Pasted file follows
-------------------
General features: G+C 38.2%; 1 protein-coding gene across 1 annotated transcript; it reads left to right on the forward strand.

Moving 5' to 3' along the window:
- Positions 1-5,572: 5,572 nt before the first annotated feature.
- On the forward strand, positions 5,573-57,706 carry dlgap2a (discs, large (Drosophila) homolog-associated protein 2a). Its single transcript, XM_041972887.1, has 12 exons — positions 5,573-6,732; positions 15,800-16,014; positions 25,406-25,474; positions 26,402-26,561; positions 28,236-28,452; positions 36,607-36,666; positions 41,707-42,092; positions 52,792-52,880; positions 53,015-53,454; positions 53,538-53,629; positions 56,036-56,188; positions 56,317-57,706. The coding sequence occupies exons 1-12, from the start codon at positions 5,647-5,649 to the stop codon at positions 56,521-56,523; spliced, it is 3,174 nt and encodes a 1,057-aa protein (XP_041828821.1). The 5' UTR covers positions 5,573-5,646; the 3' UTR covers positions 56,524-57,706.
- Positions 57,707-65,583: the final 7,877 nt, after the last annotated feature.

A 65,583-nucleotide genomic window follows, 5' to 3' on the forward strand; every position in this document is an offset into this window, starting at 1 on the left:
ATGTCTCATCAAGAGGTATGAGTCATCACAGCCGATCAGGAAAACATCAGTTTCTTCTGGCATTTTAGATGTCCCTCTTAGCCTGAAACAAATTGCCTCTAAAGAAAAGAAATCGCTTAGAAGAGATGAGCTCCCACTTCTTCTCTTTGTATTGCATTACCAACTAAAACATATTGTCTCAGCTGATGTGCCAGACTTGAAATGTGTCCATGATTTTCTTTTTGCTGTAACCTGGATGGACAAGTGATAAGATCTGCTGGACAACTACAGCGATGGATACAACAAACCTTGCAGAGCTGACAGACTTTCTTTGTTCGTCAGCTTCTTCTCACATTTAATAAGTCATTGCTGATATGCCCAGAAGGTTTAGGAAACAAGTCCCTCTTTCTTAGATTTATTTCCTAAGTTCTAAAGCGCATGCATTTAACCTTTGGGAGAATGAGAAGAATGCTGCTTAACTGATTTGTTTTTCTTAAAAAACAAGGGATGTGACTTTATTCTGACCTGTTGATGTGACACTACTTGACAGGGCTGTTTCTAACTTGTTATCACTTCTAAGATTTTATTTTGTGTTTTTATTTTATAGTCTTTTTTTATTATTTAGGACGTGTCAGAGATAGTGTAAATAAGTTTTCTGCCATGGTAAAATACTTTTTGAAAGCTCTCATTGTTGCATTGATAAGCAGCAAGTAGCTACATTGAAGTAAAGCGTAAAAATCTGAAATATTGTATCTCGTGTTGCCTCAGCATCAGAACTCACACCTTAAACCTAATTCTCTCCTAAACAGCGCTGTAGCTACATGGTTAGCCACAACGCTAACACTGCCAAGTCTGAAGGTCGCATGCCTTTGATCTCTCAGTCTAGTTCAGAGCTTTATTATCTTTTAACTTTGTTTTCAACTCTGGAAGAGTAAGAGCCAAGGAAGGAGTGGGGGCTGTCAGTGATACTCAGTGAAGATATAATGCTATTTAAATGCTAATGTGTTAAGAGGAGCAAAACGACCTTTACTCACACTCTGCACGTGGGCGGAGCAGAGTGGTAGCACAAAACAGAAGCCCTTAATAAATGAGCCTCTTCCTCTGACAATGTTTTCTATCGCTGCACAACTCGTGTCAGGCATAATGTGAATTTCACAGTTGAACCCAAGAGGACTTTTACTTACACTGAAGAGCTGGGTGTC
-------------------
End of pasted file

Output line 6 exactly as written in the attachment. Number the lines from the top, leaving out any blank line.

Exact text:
A 65,583-nucleotide genomic window follows, 5' to 3' on the forward strand; every position in this document is an offset into this window, starting at 1 on the left: